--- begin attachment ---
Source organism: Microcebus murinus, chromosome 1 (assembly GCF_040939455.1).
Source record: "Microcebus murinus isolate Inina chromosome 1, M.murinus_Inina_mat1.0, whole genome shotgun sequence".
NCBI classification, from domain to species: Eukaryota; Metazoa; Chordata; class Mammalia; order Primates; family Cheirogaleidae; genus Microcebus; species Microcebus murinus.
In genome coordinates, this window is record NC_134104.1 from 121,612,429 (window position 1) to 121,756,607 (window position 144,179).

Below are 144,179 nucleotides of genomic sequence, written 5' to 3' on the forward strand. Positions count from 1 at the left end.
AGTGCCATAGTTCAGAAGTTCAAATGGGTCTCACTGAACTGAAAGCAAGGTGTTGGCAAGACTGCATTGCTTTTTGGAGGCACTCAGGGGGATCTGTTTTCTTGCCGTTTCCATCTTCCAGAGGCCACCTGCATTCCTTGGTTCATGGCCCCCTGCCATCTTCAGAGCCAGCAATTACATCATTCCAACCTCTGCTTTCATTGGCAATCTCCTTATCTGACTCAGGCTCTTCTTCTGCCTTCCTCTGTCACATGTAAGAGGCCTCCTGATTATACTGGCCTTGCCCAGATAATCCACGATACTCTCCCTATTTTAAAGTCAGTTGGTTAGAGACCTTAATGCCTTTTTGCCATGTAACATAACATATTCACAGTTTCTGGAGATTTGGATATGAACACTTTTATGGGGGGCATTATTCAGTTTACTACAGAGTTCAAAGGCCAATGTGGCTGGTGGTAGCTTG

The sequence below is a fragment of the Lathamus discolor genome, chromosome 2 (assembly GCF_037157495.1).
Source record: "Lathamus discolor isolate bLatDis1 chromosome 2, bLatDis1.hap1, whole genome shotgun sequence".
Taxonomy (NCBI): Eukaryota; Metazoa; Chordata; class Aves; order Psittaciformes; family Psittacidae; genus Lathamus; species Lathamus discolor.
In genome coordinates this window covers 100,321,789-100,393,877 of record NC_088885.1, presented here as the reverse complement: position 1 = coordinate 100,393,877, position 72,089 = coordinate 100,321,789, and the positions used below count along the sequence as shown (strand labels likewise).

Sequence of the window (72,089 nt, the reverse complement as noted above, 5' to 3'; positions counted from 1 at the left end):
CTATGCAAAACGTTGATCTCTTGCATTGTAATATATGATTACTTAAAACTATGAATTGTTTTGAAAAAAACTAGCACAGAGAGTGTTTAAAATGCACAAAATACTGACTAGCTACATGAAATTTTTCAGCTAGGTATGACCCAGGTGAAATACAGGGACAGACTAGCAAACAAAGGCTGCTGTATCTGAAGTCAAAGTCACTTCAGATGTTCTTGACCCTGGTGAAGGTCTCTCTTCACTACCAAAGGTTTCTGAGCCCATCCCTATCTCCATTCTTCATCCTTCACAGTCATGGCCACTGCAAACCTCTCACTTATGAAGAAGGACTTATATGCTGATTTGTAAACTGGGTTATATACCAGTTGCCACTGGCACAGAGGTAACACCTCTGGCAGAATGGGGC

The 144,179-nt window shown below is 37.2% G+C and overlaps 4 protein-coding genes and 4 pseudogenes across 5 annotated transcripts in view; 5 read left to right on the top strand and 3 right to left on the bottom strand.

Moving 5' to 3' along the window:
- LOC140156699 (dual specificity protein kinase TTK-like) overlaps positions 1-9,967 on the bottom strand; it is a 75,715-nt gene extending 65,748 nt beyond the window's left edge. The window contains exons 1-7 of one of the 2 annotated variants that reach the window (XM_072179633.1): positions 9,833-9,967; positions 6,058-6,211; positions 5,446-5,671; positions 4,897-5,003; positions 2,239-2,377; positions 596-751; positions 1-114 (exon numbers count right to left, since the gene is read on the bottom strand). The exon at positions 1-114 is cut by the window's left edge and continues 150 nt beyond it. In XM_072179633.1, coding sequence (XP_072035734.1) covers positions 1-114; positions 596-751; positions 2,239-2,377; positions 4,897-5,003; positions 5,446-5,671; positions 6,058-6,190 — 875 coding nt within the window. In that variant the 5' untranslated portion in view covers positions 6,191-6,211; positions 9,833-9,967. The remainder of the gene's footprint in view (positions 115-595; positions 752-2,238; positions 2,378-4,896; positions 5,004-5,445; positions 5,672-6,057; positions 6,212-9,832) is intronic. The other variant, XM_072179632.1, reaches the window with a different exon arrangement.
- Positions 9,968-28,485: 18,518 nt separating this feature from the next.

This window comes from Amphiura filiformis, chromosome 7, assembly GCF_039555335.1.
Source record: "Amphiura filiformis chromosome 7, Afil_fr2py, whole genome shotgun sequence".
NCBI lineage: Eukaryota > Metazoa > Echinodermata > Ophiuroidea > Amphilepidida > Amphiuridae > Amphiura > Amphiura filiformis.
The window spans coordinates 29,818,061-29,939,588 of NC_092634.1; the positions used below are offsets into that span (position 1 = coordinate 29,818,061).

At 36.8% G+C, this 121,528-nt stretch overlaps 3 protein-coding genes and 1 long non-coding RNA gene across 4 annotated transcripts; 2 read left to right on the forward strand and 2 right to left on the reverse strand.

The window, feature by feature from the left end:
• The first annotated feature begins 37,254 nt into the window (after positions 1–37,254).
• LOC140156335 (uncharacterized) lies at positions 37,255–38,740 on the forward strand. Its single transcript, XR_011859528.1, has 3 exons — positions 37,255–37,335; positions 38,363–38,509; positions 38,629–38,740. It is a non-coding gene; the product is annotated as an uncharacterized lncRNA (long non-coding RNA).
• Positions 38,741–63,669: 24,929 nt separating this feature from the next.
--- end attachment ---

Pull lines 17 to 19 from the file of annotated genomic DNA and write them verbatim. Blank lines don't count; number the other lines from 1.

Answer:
This window comes from Amphiura filiformis, chromosome 7, assembly GCF_039555335.1.
Source record: "Amphiura filiformis chromosome 7, Afil_fr2py, whole genome shotgun sequence".
NCBI lineage: Eukaryota > Metazoa > Echinodermata > Ophiuroidea > Amphilepidida > Amphiuridae > Amphiura > Amphiura filiformis.